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  1. #6
    Join Date
    Aug 2013
    Location
    FL, USA
    Posts
    2,833
    I would hate to have naming laws. It's YOUR kid, name it want you want. If I wanted to name my child Traylyr Parq, my government shouldn't be able to tell me no. That's very fascist.
    ~Emily

    Ladies...
    Annabel, Carlotta, Tamar, Jubilee, Lorelei, Lola, Josie, Alice, Indira, Claire, Liliosa, Vivienne, Ella, Abigail, Ivy


    Gents...
    Jameson, Samuel, Archer, Dominic, Barnaby, Paul, Henry, Oliver, Jadon, Isaac, Harrison, Lawson, Ezra, Rhys


    "The most beautiful voice in the world is that of an educated Southern woman."
    (Stolen from @tabby)

  2. #8
    Join Date
    Jun 2012
    Location
    A Town Called Alice
    Posts
    1,496
    I honestly do not mind some restrictions, especially if it stops parents from calling their children obscene words (it happens). But there should still be quite a lot of freedom to name your child whatever you want. Picking from a small list seems restricting to me, or in some countries the name can only originate there.
    Ingrid | Kit | Esclarmonde | Alistair | Susanna | Emun

  3. #10
    Join Date
    Feb 2014
    Location
    Reykjavík
    Posts
    1,266
    The way I see it, your child isn't your actual property so the capital YOUR makes me uncomfortable. Children are their own people, and their parents just look after them until they are old enough to look after themselves. Of course kids can't choose their own names (or at least they need one to use until they can choose their own names) so the parents have to do that and one would hope that all parents, or legal guardians, pick a name with the best interests of the child at heart. Sometimes, sadly, parents don't have the best interests of their child at heart. Whilst naming your kid Traylyr Parq is not anywhere close to unacceptable behaviour from parents where the government does step in (e.g. neglect), I would argue that it would be pretty unkind in America. In Iceland it would be even more so; that combination of letters simply isn't comprehensible in an Icelandic language context.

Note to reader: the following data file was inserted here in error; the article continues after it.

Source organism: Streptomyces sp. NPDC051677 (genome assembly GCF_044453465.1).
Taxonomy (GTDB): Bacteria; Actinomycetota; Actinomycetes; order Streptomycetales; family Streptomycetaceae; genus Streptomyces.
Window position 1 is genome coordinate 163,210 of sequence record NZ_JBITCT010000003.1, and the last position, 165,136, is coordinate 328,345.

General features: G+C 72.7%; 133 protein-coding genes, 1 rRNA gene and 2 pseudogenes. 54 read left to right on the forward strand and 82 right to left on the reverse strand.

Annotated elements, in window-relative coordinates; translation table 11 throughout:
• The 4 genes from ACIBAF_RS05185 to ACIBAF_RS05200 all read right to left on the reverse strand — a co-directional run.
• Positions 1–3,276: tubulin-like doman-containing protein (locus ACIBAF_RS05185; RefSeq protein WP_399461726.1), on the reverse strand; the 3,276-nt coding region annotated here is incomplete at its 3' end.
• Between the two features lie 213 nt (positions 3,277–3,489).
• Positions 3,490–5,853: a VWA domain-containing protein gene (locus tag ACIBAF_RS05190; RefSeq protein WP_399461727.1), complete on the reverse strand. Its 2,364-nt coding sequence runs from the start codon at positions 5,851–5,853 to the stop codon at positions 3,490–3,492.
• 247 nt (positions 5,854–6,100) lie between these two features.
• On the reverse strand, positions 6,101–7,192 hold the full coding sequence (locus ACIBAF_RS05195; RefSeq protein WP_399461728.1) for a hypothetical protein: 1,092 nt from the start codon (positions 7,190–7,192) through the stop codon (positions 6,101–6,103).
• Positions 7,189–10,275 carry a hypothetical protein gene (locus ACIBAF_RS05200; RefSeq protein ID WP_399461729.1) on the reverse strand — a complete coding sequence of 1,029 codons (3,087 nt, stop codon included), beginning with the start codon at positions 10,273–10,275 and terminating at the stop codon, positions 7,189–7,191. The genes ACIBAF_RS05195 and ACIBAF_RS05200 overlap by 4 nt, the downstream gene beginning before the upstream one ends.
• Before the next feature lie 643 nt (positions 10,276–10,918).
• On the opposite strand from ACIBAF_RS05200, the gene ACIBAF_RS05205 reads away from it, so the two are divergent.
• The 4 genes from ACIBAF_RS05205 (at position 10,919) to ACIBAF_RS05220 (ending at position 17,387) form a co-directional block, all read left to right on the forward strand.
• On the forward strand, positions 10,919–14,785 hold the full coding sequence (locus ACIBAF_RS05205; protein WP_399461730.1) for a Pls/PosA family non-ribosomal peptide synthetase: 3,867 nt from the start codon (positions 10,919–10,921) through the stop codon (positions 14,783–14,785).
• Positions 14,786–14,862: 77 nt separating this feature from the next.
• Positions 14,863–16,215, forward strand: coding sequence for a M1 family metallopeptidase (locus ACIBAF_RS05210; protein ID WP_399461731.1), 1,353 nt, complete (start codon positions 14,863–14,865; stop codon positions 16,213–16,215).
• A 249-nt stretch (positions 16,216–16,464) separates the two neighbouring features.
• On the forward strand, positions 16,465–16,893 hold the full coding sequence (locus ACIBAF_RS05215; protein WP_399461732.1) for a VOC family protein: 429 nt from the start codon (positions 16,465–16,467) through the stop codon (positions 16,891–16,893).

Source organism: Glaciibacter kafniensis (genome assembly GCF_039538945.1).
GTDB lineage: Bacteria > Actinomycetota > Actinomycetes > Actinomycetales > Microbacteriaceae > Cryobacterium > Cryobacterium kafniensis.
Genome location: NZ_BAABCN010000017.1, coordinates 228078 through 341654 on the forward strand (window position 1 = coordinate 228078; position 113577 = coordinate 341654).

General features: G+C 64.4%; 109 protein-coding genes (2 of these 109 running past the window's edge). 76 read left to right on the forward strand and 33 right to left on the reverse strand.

Of course children don't belong to the government either, but I suppose the thinking is that they are likely to be more objective about it.

  4. #12
    Join Date
    Jul 2013
    Posts
    5,281
    Quote Originally Posted by sunshine kid View Post
    I honestly do not mind some restrictions, especially if it stops parents from calling their children obscene words (it happens). But there should still be quite a lot of freedom to name your child whatever you want. Picking from a small list seems restricting to me, or in some countries the name can only originate there.
    Agreed. I think Iceland Government got sued because they refused name Blaer and forced the girl to live as Girl, only because it wasn't on the list.


    I think people got too far in attempt to shield children from jokes and uniqueness. Not every unusual name is going to be a trouble and not every joke or comment is abuse.
    Anastasia Dulcie°Aurora Millicent°Bethany Giselle°Cecily Beatrice°Charlotte Lenore°Cressida Blanche°Cvijeta Douceline°Elaine Elysande°Flora Isabella°Freya Gwenllian°Griselda Phoebe°Juliet Dorothea°Kalista Romilly°Lola Despina°Milana Crescent°Melody Lucina°°Rosalyn Amoret°Rosamund Paisley°Seraphina Thisbe°Sunniva Cerys°Edgar Samson°Edmund Ludwig°Emil Orpheus°Erik Amadeus°Gareth Florian°Lewis Dorian°Magnus Roland°Maximilian Roman°Percy Beowulf°Robin Lysander°Tristan Harley°Wesley Dimitri

  5. #14
    Join Date
    Feb 2014
    Location
    Reykjavík
    Posts
    1,266
    Quote Originally Posted by sorceress View Post
    Agreed. I think Iceland Government got sued because they refused name Blaer and forced the girl to live as Girl, only because it wasn't on the list.
    Er... kind of. The reporting of this issue was not great - the barrier was that a name is not supposed to be on the list of boys' names and and the list of girls' names. Blær was on the list, but only as a boy's name - it is still basically considered a male name. However, it actually fulfilled all the requirements to be on the list as a girl's name as well, so now it is on the list for both sexes. Blær Bjarkardóttir is the only female who has it as a first name. It's not a common name either way, only 7 people in the entire country are named that. Around a hundred people have it as a middle name, but overwhelmingly men and boys.

    Edit: Correction, there are two females who have Blær as a first name and five males.
    Last edited by jackal; February 10th, 2014 at 02:14 PM.

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